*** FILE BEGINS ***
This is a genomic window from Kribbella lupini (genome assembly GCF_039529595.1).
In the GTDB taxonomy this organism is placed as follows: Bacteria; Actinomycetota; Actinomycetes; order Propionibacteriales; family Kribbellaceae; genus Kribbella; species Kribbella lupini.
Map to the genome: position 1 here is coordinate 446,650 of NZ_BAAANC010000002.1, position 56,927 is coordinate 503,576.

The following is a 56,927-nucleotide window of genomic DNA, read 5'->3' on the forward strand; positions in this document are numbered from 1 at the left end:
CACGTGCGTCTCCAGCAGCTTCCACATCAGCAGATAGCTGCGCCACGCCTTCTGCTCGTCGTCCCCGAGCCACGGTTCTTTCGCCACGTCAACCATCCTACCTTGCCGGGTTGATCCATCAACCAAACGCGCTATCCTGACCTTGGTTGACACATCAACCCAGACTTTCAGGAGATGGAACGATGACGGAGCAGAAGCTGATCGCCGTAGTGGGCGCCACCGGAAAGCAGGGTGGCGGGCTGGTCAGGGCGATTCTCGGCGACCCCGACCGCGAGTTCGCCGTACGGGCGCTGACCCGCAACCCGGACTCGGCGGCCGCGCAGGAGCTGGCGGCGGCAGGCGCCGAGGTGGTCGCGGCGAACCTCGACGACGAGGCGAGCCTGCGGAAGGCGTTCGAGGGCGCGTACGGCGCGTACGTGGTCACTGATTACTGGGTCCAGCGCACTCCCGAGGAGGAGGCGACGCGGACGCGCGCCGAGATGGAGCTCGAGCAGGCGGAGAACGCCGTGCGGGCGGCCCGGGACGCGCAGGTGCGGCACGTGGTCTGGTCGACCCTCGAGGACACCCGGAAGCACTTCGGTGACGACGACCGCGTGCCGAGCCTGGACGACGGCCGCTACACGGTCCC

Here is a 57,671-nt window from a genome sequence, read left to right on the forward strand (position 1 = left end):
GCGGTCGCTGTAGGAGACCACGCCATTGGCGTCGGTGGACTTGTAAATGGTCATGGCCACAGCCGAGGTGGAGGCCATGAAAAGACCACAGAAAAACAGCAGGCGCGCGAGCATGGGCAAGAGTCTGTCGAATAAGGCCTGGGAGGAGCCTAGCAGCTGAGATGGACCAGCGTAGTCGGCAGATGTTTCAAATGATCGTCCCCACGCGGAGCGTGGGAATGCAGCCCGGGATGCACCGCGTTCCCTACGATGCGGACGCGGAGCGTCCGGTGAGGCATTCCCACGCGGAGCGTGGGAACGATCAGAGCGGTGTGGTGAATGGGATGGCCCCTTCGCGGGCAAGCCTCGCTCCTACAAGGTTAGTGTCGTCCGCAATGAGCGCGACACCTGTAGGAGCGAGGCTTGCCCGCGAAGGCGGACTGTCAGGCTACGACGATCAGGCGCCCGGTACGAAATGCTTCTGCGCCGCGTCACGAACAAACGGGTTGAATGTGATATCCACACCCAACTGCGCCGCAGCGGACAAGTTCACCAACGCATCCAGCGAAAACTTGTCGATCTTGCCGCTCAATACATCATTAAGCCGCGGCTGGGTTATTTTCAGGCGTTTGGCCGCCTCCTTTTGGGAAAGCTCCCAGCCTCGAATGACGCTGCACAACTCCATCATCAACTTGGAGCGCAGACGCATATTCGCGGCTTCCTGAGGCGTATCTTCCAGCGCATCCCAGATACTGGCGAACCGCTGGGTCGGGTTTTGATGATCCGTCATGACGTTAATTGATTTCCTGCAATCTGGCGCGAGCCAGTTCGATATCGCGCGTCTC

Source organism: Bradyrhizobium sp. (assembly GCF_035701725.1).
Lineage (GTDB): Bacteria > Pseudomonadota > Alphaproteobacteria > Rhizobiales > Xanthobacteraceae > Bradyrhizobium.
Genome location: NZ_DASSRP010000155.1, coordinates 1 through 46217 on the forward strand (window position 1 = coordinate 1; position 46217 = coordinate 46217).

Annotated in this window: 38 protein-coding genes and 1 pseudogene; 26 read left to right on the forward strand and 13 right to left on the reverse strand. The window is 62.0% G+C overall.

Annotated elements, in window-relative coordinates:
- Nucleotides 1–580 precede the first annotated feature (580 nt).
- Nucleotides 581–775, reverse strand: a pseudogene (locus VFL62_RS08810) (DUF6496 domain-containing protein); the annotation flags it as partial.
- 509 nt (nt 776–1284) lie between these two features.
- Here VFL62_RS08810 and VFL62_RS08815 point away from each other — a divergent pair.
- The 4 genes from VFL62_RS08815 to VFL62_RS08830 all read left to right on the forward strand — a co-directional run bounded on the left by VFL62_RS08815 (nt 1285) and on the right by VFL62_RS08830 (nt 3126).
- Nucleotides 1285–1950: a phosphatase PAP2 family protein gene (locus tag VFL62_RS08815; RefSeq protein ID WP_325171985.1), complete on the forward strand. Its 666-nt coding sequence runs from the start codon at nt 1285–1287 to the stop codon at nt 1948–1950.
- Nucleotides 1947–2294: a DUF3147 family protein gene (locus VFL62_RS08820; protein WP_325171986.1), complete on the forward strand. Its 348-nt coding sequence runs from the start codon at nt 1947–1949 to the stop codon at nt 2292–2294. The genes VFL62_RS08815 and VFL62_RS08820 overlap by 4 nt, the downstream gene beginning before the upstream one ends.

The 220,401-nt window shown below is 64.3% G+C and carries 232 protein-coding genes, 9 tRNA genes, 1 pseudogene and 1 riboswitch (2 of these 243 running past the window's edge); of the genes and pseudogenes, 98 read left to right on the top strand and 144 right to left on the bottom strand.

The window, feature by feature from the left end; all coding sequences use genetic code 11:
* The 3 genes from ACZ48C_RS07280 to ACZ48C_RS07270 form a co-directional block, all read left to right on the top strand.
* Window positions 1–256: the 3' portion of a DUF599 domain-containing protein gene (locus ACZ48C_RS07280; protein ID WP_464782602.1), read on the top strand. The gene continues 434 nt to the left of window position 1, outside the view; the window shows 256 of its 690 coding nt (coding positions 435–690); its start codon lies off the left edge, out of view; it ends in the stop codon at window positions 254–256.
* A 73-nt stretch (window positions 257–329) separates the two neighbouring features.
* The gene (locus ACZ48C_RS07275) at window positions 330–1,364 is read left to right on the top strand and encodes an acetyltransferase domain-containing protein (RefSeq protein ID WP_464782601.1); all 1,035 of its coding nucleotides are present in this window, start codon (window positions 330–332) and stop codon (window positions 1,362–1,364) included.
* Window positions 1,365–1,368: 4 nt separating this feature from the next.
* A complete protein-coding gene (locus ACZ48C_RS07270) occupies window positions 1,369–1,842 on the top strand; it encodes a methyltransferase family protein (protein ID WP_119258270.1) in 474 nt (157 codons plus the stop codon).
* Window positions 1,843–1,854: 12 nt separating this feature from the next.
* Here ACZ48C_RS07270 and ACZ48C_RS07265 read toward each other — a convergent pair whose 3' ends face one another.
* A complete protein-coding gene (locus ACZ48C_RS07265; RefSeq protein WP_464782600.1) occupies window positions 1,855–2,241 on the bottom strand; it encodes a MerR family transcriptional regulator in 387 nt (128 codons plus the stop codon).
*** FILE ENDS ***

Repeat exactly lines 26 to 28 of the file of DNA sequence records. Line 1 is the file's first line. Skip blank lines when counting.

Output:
* Window positions 1,365–1,368: 4 nt separating this feature from the next.
* A complete protein-coding gene (locus ACZ48C_RS07270) occupies window positions 1,369–1,842 on the top strand; it encodes a methyltransferase family protein (protein ID WP_119258270.1) in 474 nt (157 codons plus the stop codon).
* Window positions 1,843–1,854: 12 nt separating this feature from the next.